Pelican Books is a non-fiction imprint of Penguin Books that publishes inexpensive paperbacks of academic topics intended to reach a broader audience. The imprint originally operated from 1937 to 1984, and was relaunched in April 2014.
|Parent company||Penguin Random House|
|Founders||Allen Lane, V K Krishna Menon|
|Country of origin||United Kingdom|
Pelican Books, 1937–1984Edit
Pelican Books was established in 1937 as a non-fiction imprint for low-cost intellectual paperbacks. Founder Allen Lane wrote, ‘We… believed in the existence in this country of a vast reading public for intelligent books at a low price, and staked everything on it.’ Pelican lowered the traditional barriers to knowledge by selling books at the cost of a packet of cigarettes. In 1938, The Spectator reported, 'If there is any sense in saying that the culture of the world should be accessible to all without distinctions of wealth, such publications are helping to make it true.' These books became especially popular among the self-educating post-war generation, and Pelican was even called an ‘informal university for '50s Britons’ by The Guardian.
For their first few decades, each regular Pelican was given a number starting "A". "A1" and "A2" were the two volumes of George Bernard Shaw’s newly augmented The Intelligent Woman's Guide to Socialism, Capitalism, Sovietism and Fascism; however, these were just two of nine volumes published in May 1937, the others being Olaf Stapledon, Last and First Men; Leonard Woolley, Digging up the Past; H. G. Wells, A Short History of the World (previously published as a Penguin); G. D. H. Cole, Practical Economics; Julian Huxley, Essays in Popular Science; Bonamy Dobrée and G. E. Manwaring, The Floating Republic; Élie Halévy, A History of the English People in 1815, vol. 1.
Pelican published many of the major intellects of the 20th century including historian Eric Hobsbawm, literary critic Boris Ford, philosopher A.J. Ayer, and journalist Jacob Bronowski. Other classic Pelican books included Totem and Taboo, The Eighteen Nineties, An Introduction to Modern Architecture, Coming of Age in Samoa, Pelican History of England, The Pelican Guide to English Literature, and Childhood in Society. Pelican’s early supporters[vague] included George Orwell, H. G. Wells, George Bernard Shaw, and J. B. Priestley.
The imprint published books on thousands of subjects and became a global phenomenon. The series sold over 250 million copies worldwide over its nearly 50 years. Although Pelican was discontinued in 1984, the original books continue to be collected worldwide and prized for their iconic bright blue covers.
From 1938 to 1940, a few books within the series Penguin Specials (and thus given numbers starting with "S") were given blue covers and labelled as Pelican Specials. The first was Arnold Haskell, Ballet (S5, July 1938; in 1945 reissued as a Pelican, A122).
Pelican History of ArtEdit
The hardback series the Pelican History of Art started publication in May 1953, with Painting in Britain: 1530–1790 by Ellis K. Waterhouse. Books in the series were given a number starting with "Z". The series was eventually turned over to Yale University Press.
Pelican Books was relaunched in May 2014, again aiming to provide inexpensive, accessible non-fiction for a non-specialist readership. The first five books consisted of introductions to topics varying from economics to revolutionary Russia, written by authorities selected by the company. These were published in May 2014, with five more titles to be added each year.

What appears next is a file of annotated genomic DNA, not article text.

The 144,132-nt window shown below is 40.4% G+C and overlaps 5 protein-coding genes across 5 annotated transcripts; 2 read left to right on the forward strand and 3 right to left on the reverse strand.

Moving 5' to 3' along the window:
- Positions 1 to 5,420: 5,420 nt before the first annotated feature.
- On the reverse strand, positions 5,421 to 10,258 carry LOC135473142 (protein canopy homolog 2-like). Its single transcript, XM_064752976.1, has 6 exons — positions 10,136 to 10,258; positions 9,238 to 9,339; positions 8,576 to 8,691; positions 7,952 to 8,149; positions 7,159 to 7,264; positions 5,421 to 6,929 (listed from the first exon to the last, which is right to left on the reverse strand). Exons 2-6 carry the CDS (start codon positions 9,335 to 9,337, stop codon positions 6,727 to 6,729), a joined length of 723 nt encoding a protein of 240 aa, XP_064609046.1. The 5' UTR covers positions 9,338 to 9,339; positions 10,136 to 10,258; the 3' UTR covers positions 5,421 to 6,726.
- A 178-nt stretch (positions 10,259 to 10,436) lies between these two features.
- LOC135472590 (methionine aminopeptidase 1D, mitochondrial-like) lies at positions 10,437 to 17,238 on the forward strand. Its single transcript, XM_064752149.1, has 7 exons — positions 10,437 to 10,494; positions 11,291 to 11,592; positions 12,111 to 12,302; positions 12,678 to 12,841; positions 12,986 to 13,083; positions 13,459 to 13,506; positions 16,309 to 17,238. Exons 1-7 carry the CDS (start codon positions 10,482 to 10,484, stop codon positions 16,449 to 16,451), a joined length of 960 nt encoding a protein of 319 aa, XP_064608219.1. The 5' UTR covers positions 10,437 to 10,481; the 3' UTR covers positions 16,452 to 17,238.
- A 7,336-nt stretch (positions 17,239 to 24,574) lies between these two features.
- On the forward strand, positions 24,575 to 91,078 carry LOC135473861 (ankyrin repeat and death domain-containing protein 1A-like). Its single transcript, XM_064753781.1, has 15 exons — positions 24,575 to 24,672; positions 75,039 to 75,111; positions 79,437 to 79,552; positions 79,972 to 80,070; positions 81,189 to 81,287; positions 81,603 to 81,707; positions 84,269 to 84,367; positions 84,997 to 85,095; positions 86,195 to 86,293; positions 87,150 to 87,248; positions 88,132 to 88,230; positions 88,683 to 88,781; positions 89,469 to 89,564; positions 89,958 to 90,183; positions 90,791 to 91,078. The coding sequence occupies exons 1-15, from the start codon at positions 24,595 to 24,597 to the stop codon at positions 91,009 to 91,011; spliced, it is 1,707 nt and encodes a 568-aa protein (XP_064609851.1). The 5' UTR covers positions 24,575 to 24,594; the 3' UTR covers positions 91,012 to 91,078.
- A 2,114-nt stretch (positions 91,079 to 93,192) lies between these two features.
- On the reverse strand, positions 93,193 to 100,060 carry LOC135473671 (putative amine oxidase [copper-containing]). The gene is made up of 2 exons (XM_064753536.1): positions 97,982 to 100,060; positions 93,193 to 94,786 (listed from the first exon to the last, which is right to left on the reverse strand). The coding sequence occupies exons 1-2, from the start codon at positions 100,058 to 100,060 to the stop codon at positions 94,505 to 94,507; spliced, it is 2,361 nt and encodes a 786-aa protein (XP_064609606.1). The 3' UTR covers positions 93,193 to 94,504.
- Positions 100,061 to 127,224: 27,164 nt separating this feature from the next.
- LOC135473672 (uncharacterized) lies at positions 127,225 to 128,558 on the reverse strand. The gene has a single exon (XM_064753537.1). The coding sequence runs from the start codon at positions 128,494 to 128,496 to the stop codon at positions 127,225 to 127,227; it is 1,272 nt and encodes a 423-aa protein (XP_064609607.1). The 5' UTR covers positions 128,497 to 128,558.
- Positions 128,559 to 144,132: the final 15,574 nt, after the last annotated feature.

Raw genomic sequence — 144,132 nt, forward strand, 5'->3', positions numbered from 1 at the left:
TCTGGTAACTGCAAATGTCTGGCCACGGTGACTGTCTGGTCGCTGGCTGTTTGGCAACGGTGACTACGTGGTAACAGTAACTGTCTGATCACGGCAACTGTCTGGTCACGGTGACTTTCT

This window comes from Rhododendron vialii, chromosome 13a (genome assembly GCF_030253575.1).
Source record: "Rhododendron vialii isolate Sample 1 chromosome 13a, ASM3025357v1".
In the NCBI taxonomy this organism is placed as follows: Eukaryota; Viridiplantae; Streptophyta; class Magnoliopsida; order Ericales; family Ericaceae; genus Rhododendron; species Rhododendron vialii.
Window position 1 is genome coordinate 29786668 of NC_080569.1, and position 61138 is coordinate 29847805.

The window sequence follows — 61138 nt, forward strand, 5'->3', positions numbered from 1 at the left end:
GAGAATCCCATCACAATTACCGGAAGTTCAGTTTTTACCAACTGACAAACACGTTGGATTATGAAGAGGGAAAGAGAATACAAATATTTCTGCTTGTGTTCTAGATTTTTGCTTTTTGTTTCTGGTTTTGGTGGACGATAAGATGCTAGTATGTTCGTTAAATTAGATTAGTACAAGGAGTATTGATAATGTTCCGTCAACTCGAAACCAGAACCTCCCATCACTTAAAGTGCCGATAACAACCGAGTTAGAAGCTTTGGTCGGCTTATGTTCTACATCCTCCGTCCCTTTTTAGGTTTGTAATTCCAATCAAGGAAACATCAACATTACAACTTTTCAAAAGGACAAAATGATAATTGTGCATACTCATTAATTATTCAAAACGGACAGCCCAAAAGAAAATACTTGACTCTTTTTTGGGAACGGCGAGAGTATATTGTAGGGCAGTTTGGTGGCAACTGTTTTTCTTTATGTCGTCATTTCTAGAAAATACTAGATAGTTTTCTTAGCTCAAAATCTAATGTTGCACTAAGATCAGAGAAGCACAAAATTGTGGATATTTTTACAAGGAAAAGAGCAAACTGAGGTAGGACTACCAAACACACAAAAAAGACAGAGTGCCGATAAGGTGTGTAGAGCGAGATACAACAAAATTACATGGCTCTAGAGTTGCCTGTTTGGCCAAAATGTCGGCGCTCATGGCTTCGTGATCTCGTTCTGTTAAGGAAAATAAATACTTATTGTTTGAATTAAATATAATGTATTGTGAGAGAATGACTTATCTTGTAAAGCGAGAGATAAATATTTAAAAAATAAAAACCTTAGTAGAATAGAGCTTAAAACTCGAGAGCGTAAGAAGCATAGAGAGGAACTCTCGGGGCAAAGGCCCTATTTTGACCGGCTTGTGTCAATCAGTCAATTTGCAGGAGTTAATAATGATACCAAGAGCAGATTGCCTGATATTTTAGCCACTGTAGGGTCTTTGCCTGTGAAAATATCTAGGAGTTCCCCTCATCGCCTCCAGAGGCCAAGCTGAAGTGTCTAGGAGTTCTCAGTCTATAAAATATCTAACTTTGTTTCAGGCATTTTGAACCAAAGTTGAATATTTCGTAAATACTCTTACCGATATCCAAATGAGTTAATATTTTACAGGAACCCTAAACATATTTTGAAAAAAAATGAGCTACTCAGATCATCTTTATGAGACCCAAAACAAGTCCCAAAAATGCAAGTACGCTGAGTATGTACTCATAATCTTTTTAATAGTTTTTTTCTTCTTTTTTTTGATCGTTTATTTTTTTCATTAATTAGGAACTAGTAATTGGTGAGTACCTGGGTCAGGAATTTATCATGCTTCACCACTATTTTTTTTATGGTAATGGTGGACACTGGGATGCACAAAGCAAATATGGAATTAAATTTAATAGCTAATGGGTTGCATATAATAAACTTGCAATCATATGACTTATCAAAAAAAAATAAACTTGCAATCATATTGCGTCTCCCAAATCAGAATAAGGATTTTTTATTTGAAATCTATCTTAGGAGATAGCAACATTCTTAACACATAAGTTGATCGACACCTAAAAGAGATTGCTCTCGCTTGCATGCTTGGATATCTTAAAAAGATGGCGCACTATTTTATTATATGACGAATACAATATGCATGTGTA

The first five books were:
- Economics: The User’s Guide by Ha-Joon Chang
- The author was, at the time of publication, Reader in the Political Economy of Development at the University of Cambridge.
- Human Evolution by Robin Dunbar
- An overview of human evolution, and especially the social and cognitive changes that gave rise to modern humans, by a British anthropologist and evolutionary psychologist.
- Revolutionary Russia by Orlando Figes
- A short book on a period of Russian history, by a professor of History at Birkbeck College.
- The Domesticated Brain by Bruce Hood
- An examination of the intersection between neuroscience and psychology, from a British experimental psychologist.
- Greek and Roman Political Ideas by Melissa Lane
- An introduction to political philosophy in Ancient Greece and Rome, by a professor of politics from Princeton University.
The re-launch also included a line of Pelican t-shirts. These were made in collaboration with independent London clothing brand, Super Superficial, who sold them in their store and online.
- "About Penguin - Company History" Archived 2013-11-05 at the Wayback Machine
- Beth Carswell. "Pelican Books, A Flock of Non-Fiction". AbeBooks.
- "Pelican Books".
- "Pelican books take flight again". Guardian. Retrieved 12 May 2014.
- Anne Trubek. "How the Paperback Novel Changed Popular Literature". Smithsonian Magazine.
- "Books and the Public". The Spectator Archive. 22 July 1938. Retrieved 16 May 2021.
- "What Would Allen Lane Make of Amazon". The Guardian.
- "A Complete Catalogue of the Publications of Penguin Books" pages 61–124 within The Penguin Story: MCMXXXV: MCMLVI (Harmondsworth, Middx: Penguin, 1956), pp. 89–90.
- "Classic Pelican Book Covers—In Pictures". The Guardian.
- "A Complete Catalogue of the Publications of Penguin Books", pp. 92, 120.
- "A Complete Catalogue of the Publications of Penguin Books", p. 104.
- Banks, Tom (12 May 2014). "Graphic designers create Pelican t-shirts". Design Week. Archived from the original on 26 September 2014.